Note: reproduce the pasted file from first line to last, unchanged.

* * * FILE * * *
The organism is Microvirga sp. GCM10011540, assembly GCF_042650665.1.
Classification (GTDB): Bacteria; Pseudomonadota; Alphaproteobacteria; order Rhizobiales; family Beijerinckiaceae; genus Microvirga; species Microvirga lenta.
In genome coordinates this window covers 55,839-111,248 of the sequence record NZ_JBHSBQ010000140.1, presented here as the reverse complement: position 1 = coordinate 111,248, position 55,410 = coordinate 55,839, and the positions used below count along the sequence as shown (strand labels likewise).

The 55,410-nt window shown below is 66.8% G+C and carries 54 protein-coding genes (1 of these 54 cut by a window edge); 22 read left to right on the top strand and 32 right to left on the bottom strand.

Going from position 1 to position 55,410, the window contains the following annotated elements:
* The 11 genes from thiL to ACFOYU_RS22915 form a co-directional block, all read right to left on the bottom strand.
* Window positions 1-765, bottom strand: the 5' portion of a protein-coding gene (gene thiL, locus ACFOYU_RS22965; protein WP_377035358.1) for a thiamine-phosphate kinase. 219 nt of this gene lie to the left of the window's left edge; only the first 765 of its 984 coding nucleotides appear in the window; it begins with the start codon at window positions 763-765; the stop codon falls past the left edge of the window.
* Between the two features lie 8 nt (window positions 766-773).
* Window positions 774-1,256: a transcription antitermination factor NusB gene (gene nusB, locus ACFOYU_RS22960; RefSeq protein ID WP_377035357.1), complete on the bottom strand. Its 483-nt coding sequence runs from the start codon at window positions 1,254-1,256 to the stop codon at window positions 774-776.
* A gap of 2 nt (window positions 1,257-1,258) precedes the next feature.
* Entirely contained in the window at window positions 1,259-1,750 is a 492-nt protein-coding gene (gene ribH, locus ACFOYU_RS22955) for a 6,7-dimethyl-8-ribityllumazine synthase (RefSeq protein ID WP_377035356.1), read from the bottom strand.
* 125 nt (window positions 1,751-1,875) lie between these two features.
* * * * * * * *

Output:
The organism is Microvirga sp. GCM10011540, assembly GCF_042650665.1.
Classification (GTDB): Bacteria; Pseudomonadota; Alphaproteobacteria; order Rhizobiales; family Beijerinckiaceae; genus Microvirga; species Microvirga lenta.
In genome coordinates this window covers 55,839-111,248 of the sequence record NZ_JBHSBQ010000140.1, presented here as the reverse complement: position 1 = coordinate 111,248, position 55,410 = coordinate 55,839, and the positions used below count along the sequence as shown (strand labels likewise).

The 55,410-nt window shown below is 66.8% G+C and carries 54 protein-coding genes (1 of these 54 cut by a window edge); 22 read left to right on the top strand and 32 right to left on the bottom strand.

Going from position 1 to position 55,410, the window contains the following annotated elements:
* The 11 genes from thiL to ACFOYU_RS22915 form a co-directional block, all read right to left on the bottom strand.
* Window positions 1-765, bottom strand: the 5' portion of a protein-coding gene (gene thiL, locus ACFOYU_RS22965; protein WP_377035358.1) for a thiamine-phosphate kinase. 219 nt of this gene lie to the left of the window's left edge; only the first 765 of its 984 coding nucleotides appear in the window; it begins with the start codon at window positions 763-765; the stop codon falls past the left edge of the window.
* Between the two features lie 8 nt (window positions 766-773).
* Window positions 774-1,256: a transcription antitermination factor NusB gene (gene nusB, locus ACFOYU_RS22960; RefSeq protein ID WP_377035357.1), complete on the bottom strand. Its 483-nt coding sequence runs from the start codon at window positions 1,254-1,256 to the stop codon at window positions 774-776.
* A gap of 2 nt (window positions 1,257-1,258) precedes the next feature.
* Entirely contained in the window at window positions 1,259-1,750 is a 492-nt protein-coding gene (gene ribH, locus ACFOYU_RS22955) for a 6,7-dimethyl-8-ribityllumazine synthase (RefSeq protein ID WP_377035356.1), read from the bottom strand.
* 125 nt (window positions 1,751-1,875) lie between these two features.